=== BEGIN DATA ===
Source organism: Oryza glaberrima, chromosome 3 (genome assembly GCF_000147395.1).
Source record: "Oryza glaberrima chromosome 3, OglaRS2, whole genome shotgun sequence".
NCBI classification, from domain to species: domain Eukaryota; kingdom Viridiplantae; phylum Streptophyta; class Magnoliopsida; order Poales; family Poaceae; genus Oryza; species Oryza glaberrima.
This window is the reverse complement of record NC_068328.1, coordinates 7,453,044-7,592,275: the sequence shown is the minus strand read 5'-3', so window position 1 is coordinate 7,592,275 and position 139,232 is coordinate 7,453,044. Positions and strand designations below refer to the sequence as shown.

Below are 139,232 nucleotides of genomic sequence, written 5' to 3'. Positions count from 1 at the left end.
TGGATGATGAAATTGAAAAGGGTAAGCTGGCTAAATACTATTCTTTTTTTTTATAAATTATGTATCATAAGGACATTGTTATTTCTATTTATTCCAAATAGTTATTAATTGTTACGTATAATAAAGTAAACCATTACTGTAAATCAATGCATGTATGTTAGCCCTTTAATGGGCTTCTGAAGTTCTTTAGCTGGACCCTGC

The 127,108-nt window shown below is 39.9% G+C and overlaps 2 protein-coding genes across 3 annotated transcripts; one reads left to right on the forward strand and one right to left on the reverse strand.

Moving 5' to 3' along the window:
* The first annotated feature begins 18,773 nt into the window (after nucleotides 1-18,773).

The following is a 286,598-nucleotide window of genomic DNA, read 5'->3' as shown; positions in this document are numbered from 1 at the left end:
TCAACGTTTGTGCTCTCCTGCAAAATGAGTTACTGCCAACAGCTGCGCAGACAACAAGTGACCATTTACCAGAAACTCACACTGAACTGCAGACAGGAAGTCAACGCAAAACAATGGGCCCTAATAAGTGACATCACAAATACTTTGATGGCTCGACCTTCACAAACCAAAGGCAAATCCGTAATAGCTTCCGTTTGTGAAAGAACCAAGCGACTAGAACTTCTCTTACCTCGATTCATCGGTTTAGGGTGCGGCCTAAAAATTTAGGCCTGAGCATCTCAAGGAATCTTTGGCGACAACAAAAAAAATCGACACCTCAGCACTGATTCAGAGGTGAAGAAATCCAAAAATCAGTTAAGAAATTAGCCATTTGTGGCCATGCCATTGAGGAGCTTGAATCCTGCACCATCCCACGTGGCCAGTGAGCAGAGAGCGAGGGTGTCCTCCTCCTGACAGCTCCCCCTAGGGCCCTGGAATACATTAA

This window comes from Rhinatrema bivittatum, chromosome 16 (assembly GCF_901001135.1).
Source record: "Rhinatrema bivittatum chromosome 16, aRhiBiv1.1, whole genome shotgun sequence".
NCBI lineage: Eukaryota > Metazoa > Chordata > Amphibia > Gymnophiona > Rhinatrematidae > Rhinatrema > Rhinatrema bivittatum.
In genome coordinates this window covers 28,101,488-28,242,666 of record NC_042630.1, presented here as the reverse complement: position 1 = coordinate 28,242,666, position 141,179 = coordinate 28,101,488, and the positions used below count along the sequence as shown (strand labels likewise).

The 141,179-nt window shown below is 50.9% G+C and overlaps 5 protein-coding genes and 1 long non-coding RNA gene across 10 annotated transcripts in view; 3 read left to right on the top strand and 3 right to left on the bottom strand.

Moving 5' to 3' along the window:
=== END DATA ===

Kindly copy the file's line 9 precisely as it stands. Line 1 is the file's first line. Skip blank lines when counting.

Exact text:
* The first annotated feature begins 18,773 nt into the window (after nucleotides 1-18,773).